Tuesday, June 22, 2010

Wpf Animations and Mvvm

One of the many topics I have been wanting to look into in more detail lately has been how animations specifically work with MVVM.  It seems to be more complicated than it first appears on the surface.  If the state of a controller (ViewModel) changes then the view follows suit by binding to a state property or at least using a DataTrigger etc.  The View either changes immediately to the new visual state (like show/hiding a panel) or beginning an animation to show or hide something. But what if you wanted to play the animation storyboard and once it finished then allow the state to change?

One of the best MVVM resources I have read recently is Josh Smith's Advanced MVVM mini-book.

In this book he talks about this very topic among many other relevant topics under the heading Advanced MVVM.

You can download his source code for this book here. Its a rather simple but cool game.

Chapter 5 of Josh's book talks about this very topic.  The challenge is to be able to trigger a series of animations each one starting only when the other has completed.  Each transition could take an unknown period of time. I won't steal his book's thunder, just a reference so the an example of a good answer can be found.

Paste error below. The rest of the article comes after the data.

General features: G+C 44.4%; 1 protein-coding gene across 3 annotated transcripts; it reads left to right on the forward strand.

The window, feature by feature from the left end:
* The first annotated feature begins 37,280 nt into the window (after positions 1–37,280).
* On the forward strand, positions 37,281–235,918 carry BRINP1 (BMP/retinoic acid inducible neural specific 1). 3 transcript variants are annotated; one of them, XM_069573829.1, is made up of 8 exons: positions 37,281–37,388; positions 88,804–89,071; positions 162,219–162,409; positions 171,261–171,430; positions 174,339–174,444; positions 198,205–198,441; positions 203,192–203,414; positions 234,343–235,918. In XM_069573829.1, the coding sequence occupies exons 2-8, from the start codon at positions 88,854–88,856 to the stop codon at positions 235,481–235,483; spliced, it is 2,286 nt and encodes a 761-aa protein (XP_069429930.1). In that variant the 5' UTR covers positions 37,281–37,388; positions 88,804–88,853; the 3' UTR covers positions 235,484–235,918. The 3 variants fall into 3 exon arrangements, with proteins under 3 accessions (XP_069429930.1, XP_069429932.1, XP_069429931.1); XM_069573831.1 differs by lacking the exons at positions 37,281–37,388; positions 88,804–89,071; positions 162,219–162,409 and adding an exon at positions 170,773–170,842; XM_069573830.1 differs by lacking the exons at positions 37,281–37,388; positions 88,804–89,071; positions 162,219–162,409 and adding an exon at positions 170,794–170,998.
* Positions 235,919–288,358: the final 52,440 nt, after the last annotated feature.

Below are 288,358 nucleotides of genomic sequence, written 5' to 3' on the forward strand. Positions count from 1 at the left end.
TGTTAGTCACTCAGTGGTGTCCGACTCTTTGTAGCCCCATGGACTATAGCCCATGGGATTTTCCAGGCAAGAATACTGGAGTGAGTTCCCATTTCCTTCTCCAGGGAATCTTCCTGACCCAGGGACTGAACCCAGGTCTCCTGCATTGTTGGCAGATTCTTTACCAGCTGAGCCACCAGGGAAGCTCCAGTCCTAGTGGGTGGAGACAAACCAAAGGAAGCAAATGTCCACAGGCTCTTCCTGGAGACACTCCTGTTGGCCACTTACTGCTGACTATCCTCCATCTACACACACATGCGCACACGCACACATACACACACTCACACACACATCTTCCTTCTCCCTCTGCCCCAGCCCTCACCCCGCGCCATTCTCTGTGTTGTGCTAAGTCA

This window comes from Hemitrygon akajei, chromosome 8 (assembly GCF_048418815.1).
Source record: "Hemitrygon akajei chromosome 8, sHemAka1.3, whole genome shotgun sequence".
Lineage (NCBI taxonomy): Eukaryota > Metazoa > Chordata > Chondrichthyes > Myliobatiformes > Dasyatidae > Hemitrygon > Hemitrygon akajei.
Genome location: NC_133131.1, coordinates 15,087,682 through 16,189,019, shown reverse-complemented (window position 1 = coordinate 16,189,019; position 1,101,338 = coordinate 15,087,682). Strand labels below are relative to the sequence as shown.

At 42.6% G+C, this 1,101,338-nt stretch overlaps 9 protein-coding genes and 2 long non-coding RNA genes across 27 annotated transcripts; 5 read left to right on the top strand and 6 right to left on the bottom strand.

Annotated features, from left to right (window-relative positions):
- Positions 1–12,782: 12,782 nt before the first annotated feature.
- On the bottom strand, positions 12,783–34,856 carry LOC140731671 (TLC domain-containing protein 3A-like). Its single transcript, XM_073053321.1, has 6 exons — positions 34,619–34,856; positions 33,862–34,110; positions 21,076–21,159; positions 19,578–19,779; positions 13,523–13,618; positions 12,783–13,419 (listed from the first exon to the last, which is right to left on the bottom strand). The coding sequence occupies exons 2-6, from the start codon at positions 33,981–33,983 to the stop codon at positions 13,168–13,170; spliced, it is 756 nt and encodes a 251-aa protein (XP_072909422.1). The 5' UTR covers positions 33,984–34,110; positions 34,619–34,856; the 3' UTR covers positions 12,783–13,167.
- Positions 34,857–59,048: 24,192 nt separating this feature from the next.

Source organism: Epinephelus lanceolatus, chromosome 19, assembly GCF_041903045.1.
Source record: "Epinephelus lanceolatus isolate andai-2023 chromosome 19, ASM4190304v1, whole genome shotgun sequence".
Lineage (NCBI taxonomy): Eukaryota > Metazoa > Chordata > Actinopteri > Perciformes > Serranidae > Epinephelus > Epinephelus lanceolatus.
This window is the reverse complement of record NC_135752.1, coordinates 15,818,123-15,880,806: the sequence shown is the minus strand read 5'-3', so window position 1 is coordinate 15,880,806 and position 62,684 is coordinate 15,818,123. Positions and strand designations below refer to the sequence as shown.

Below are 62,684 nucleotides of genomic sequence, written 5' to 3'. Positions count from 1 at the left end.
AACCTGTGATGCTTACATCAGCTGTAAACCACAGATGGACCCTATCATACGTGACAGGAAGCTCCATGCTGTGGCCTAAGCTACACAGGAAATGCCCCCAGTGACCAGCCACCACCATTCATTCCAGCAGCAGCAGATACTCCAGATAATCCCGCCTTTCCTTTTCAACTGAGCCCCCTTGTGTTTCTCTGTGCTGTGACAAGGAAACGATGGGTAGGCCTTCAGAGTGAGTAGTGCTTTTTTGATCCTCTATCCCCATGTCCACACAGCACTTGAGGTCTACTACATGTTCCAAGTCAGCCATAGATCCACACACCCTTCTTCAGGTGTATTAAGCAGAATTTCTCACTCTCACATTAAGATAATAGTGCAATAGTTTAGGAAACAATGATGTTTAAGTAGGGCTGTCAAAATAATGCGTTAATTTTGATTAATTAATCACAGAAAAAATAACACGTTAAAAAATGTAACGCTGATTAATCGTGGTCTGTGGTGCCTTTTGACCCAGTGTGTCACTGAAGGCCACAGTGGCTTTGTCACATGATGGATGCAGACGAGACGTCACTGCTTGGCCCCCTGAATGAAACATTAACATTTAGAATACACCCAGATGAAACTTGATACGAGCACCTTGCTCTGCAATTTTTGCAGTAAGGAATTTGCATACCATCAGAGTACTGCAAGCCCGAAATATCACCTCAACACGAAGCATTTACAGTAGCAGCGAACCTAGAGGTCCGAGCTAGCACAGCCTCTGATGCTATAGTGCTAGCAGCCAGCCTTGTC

If I was to approach this, my simplistic approach simply would be to expose events on the controller for each phase passing through any necessary information as an EventArgs subclass. This isn't as elegant, but would still be suitable.  The challenge is effectively communicating back to the controller the view has completed its animation transition.  This could be achieved one of two ways:
1) Use the completed event on the storyboard to call a method on the controller.
2) Pass a delegate as a event args parameter which is called when on the storyboard complete event is raised.

The real question here is: Is there a better way using Blend4 with visual states? Like most things in life the question to one answer simply leads to at least 2 more questions.  I suspect not, as a visual state cannot help you define dynamic storyboards that change.

No comments:

Post a Comment